Mind The Gap: Women in Wine Media

Posted on: May 5th, 2016 | by Clare |

This week, a groundbreaking survey  of women in the wine industry highlighted some truly dismal stats around the big issues of pay gaps, sexism, maternity leave and advancement. Participation wise, women are a minority in viticulture and winemaking (~10% according to Wine Australia) and there are no reliable statistics for other areas like research, marketing or tourism.

We can however look at the media output and use this as an example to draw attention to gender issues in wine. Unsurprisingly, a quick count of  five Australian wine magazines shows on average that only 25% of content is written by women.

The Numbers

I’ve combed through three issues of the magazines below, counting feature articles and noting the gender of the writer. I understand this is not a huge sample size but its enough (for the minute) to make a point. I’d be very happy to be proved wrong if you have a collection of back issues. This is just a summary, scroll down for the detailed figures:

  • Halliday Magazine (female editor) – 47% female writers
  • Wine & Viticulture Journal (female editor) – 40% female writers
  • Grapegrower & Winemaker (male editor) – 21% female writers
  • Gourmet Traveller Wine (female editor) – 15% female writers
  • Wine Business Monthly (male editor) – 6% female writers

Similar figures appear to be reflected in newspapers although it’s harder to count on a national level.

Why Is This Important?

Wine media is the the way our industry talks to the people & businesses within it, its consumers and its future employees, leaders, innovators and contributors. For our industry  to maintain and/ or improve competitiveness, communications should logically reflect to a greater extent the diversity of our society.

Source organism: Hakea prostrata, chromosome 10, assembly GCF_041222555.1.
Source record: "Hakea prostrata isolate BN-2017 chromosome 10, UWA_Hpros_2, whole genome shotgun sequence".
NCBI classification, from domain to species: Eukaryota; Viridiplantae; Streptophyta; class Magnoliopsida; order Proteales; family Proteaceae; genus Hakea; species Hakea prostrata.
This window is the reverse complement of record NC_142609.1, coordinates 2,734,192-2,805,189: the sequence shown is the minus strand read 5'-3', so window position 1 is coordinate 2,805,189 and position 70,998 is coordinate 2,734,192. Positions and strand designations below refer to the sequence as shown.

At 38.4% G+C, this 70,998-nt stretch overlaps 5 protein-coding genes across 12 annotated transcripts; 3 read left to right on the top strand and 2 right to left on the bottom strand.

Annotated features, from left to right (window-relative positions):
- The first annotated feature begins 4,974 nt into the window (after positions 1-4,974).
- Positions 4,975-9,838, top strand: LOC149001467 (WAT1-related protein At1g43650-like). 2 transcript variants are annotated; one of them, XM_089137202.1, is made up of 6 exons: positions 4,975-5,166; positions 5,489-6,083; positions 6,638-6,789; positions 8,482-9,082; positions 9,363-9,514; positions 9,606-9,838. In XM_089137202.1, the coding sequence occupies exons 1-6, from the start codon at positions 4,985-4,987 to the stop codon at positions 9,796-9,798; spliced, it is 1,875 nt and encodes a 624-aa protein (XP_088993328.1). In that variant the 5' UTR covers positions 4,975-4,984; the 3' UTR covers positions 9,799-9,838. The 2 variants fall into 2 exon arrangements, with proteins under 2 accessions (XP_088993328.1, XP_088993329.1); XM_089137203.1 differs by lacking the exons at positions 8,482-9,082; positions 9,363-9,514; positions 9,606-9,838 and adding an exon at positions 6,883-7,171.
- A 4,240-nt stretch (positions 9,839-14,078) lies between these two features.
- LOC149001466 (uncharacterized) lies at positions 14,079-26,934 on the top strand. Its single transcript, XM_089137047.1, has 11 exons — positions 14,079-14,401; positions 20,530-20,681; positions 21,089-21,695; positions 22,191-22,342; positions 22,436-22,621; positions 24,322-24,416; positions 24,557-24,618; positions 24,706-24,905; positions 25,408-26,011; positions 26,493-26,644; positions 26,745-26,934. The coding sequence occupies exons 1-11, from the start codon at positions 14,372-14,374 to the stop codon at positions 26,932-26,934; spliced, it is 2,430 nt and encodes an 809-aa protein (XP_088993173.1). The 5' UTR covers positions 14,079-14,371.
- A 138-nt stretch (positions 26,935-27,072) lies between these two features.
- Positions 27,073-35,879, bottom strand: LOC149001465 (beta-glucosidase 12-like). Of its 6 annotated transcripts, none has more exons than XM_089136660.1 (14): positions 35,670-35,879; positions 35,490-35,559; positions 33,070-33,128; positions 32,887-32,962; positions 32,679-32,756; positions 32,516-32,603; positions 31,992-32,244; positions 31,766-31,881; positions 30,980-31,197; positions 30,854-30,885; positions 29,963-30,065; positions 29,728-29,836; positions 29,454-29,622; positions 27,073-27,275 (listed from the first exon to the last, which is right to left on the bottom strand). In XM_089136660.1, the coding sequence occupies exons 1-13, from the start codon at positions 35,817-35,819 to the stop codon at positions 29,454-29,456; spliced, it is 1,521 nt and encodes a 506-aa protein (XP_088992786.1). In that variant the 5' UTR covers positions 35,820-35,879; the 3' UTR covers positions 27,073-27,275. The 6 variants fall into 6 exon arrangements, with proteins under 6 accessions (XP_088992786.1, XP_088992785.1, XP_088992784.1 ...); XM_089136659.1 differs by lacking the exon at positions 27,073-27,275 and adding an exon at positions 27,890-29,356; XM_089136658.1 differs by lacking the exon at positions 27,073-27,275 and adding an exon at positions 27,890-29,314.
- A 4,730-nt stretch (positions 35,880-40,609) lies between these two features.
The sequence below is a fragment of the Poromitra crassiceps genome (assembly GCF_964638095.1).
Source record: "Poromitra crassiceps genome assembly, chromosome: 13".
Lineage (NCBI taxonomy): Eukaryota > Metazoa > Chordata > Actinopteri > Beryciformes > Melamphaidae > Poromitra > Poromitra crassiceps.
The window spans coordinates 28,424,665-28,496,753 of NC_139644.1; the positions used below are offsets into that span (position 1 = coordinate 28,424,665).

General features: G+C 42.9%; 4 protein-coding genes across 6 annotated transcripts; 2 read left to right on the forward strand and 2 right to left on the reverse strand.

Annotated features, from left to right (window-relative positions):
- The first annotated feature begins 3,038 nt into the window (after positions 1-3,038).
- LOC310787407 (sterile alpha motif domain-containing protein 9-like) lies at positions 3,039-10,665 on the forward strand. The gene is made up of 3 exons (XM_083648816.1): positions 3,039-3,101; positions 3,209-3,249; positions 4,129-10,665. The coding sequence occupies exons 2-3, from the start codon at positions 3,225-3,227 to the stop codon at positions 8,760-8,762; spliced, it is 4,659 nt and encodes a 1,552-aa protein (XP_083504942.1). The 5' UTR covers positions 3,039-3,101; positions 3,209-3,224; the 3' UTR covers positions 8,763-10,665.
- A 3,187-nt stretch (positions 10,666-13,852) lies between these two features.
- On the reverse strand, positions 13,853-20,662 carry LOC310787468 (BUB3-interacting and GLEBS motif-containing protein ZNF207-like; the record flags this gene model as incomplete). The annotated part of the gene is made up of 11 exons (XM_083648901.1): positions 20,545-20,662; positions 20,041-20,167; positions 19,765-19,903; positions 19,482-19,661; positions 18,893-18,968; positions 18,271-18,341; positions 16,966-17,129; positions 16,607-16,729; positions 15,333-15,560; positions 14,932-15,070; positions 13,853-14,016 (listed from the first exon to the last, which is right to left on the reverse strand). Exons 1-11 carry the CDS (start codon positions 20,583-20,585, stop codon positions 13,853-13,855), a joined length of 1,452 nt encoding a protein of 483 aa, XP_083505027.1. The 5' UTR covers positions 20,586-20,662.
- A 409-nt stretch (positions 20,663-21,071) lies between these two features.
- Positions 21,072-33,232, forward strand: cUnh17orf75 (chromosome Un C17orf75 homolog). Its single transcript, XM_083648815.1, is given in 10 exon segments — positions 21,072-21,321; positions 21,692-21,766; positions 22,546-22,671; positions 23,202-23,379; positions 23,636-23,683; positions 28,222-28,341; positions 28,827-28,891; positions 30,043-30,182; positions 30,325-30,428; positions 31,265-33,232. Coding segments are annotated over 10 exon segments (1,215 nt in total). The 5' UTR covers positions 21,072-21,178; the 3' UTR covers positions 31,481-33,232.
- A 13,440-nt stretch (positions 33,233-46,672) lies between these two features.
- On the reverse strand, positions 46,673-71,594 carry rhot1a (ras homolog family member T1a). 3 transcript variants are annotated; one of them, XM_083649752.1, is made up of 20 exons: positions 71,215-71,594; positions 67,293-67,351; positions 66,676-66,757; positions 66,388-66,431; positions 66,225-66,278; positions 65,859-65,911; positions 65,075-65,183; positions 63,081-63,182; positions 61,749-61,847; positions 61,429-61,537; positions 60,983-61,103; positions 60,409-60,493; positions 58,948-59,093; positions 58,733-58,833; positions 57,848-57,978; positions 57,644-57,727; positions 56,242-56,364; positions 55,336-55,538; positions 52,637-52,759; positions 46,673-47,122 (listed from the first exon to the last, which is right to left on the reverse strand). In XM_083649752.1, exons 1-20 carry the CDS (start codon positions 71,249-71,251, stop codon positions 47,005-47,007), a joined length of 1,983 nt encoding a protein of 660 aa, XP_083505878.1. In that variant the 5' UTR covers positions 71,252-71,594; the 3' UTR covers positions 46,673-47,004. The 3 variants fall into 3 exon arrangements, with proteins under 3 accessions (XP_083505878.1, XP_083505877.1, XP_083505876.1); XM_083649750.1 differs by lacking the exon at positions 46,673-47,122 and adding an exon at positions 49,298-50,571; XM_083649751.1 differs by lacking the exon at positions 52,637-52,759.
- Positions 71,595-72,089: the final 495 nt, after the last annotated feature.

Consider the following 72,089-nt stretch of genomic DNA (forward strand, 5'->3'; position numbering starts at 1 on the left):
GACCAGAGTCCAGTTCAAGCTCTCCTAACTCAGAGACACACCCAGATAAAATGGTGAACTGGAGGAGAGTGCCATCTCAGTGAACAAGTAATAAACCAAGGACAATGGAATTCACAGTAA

The Common Arguments

Without reliable data we have to assume that there are fewer female journalists and less female wine and viticulture academics. At 28% there are certainly fewer female MW’s. But they do exist and there is, I should think, sufficient numbers of female wine communicators to contribute content well above the averages noted in the magazines surveyed. If you think this is about supply the Halliday Magazine and W&V show that equal representation is possible.

If you think this is about talent then you need to think harder. This is an argument which proposes that men get the jobs because they’re smarter; that their merit elevates them in a meritocracy. What is a meritocracy? A brilliant concept that helpfully lets us believe that the people doing the work currently are unmatched in their ability, even though measuring ability is a bit tricky. It also assumes that the person hiring subordinates have no bias (in hiring people who are like them) and that they have no interest in maintaining the status quo. It is worth mentioning that meritocracies exist in female dominated industries too.

Quotas aim to balance gender splits in unbalanced environments – obviously this is controversial: if an editor (in this case) implements a quota framework it is seen to discriminate against men. By this logic, it’s unacceptable for a man to lose a job because of a quota, but it’s somehow acceptable for a women to be subjected to invisible discriminations – or never get the job in the first place. I’m not saying quotas are a perfect solution – but whatever is holding the numbers down I don’t think it’s the lack of talent. I suspect it is complicated but until more research identifies the factors, I’m limited to speculation.

So – speculation aside for the minute, why should our media industry aspire to a equality?

  1. Leading by example: